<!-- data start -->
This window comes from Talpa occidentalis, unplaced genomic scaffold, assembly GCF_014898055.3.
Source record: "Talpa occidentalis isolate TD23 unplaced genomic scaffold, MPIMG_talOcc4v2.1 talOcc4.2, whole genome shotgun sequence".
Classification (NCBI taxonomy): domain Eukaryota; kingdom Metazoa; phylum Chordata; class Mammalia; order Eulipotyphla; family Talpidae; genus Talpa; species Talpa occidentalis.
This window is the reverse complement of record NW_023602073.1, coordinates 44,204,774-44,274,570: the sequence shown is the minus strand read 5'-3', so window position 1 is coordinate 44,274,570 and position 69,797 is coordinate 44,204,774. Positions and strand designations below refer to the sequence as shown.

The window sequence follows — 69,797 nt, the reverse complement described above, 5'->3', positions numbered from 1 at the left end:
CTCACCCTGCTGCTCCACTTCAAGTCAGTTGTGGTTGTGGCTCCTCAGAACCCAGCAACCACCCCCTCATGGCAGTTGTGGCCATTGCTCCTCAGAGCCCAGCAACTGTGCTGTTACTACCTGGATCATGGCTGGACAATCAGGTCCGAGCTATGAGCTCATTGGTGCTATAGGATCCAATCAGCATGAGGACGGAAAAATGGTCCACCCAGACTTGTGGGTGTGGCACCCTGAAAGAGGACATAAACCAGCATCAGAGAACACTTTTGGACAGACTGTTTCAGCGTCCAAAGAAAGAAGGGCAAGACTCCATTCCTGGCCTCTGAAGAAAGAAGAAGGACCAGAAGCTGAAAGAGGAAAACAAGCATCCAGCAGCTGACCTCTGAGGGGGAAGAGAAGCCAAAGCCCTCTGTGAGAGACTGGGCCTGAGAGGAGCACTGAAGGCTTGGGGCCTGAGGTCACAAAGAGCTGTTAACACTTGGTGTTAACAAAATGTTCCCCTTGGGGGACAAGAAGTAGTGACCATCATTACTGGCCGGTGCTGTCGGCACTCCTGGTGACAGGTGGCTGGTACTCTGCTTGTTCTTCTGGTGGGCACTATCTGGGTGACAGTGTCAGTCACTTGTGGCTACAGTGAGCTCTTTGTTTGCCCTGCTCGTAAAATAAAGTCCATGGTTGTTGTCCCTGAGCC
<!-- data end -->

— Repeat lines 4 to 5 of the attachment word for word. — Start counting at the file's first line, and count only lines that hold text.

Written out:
This window is the reverse complement of record NW_023602073.1, coordinates 44,204,774-44,274,570: the sequence shown is the minus strand read 5'-3', so window position 1 is coordinate 44,274,570 and position 69,797 is coordinate 44,204,774. Positions and strand designations below refer to the sequence as shown.

The window sequence follows — 69,797 nt, the reverse complement described above, 5'->3', positions numbered from 1 at the left end: